It utterly shocks me every time I make a reference to plastic alligators, Macy’s bags with poisonous snakes in them, a guy named Skink or my favorite Bass Lure …. the Double Whammy …. and people look back at me with blank stares. Like, don’t you get it? “To be or not to be” jokes or allusions to Sherlock Holmes are always understood. Or at least, people pretend to get them. But does no one read contemporary literature?
It is impossible, actually, to explain Carl Hiaasen’s novels to anyone without sounding like a fool. All such attempts, made by anybody, start out with an honest attempt to give an overview of Hiaasen’s typical subject matter, the typical form of his novel, why they are interesting, and so on…. and end with something like “Oh, fuck, I can’t really explain this. Just read it. Here, take my copy of Tourist Season and let me know how you like it..”
…. and invariably, the recipient reads Tourist Season, then Double Whammy, then the next book and the next book and the next …. and so on.
(I will mention with chagrin that one of Hiaasen’s books was made into a pretty crappy movie, but that is not Hiaasen’s fault.)
OK, so what are his books about? Well, for the most part for the first several novels, they typically have a main good guy character who is an ex- or washed up something or another (reporter, cop, etc … and not always washed up, actually) who ends up trying to solve some sort of mystery, and a bad guy who is over the top evil (and as Hiaasen’s books came out, the evilness of the bad guy, or the good-evil dichotomy, becomes less ambiguous and more clear).
The bad guy often has over the top minions. Like the guy who was so intent on being a bad guy that he spent a large part of one of these novels waking around with the corpse of an attack dog dangling from his arm….
And there is typically a love interest of some sort but It seems to not always develop or work out.
Then there is this cast of characters that I don’t really want to describe to you because it would ruin everything that tend to show up in many of the books, but not all. So you’ll just have to read them to find out.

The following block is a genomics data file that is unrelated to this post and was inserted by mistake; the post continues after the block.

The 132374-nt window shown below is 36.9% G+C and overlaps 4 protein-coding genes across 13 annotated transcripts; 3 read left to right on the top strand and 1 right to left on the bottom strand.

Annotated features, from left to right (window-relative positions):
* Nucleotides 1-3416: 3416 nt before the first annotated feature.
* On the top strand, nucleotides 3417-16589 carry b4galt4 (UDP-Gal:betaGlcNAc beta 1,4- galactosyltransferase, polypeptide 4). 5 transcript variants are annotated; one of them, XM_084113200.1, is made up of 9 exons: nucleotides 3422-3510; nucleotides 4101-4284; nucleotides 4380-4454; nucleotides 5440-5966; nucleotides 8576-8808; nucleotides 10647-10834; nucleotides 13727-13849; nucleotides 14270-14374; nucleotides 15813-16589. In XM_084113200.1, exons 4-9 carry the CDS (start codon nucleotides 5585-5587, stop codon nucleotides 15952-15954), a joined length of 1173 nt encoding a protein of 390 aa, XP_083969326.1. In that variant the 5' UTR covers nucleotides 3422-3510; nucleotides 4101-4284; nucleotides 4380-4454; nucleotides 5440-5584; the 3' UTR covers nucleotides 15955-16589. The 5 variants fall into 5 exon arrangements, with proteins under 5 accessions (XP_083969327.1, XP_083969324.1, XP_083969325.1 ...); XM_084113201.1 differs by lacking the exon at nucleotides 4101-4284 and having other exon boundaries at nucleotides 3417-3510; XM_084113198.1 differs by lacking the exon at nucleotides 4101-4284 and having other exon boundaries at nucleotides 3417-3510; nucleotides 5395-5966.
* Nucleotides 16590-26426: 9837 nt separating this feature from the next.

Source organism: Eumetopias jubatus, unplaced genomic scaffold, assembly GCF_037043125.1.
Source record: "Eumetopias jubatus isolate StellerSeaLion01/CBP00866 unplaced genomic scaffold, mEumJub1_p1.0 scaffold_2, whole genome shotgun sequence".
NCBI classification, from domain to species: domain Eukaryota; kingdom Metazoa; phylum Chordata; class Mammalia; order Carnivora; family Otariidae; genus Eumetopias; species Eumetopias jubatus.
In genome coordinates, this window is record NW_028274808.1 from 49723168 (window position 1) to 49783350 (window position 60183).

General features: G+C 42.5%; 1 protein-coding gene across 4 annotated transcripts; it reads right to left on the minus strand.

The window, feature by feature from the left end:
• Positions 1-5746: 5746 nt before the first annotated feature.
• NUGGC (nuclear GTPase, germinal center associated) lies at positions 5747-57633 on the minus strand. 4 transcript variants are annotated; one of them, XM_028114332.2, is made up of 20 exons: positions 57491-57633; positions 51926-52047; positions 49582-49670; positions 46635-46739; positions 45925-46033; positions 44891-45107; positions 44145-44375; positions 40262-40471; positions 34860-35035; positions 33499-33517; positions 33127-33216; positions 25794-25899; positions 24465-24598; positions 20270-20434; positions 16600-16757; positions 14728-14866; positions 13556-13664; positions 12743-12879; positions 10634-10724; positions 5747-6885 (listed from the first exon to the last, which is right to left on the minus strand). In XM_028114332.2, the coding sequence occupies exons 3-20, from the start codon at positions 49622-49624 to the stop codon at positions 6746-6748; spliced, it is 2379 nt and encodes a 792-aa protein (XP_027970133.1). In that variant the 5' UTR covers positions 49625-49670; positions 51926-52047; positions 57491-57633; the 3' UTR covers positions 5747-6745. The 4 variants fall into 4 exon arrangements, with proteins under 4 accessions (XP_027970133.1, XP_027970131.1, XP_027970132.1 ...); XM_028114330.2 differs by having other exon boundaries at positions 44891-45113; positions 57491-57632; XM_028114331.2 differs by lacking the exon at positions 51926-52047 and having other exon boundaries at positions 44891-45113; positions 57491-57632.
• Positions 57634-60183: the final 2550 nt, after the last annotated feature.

The setting is always Florida.
The bad guys are usually linked to or part of major corporate entities such as The State, The Mob, or just a corporation. Developers are often lampooned. Government officials are often shown as corrupt. Carl is, in fact, not kind to very many categories of people. And in all cases, they deserve what they get. In sick puppy, there is a Russian Mafioso guy who collects Barby Dolls. But they are real women whom he hires to have plastic surgery to look more and more like Barby. In Strip Tease, the bad guys are with Big Sugar (as in growers of sugar cane). One of his bad guys steals wheel chairs and sells them back to the hospitals he pilfers them from.
I know this all sounds kinda strange, like you would not want to read this, but it is really well done. Well written. You will ROFLYAO.
You should read the first several of his novels in order. Never mind books like the “Carl Hiaasen Collection” which includes a strange mix of three, but not in proper order, of his novels. Start with Tourist Season, move on to Double Whammy, then Skin Tight then Native Tongue. After that, honestly, I don’t think the order will matter too much.
Just read them. Trust me. Here, here’s a list of the books I’m talking about:
This should get you through the summer.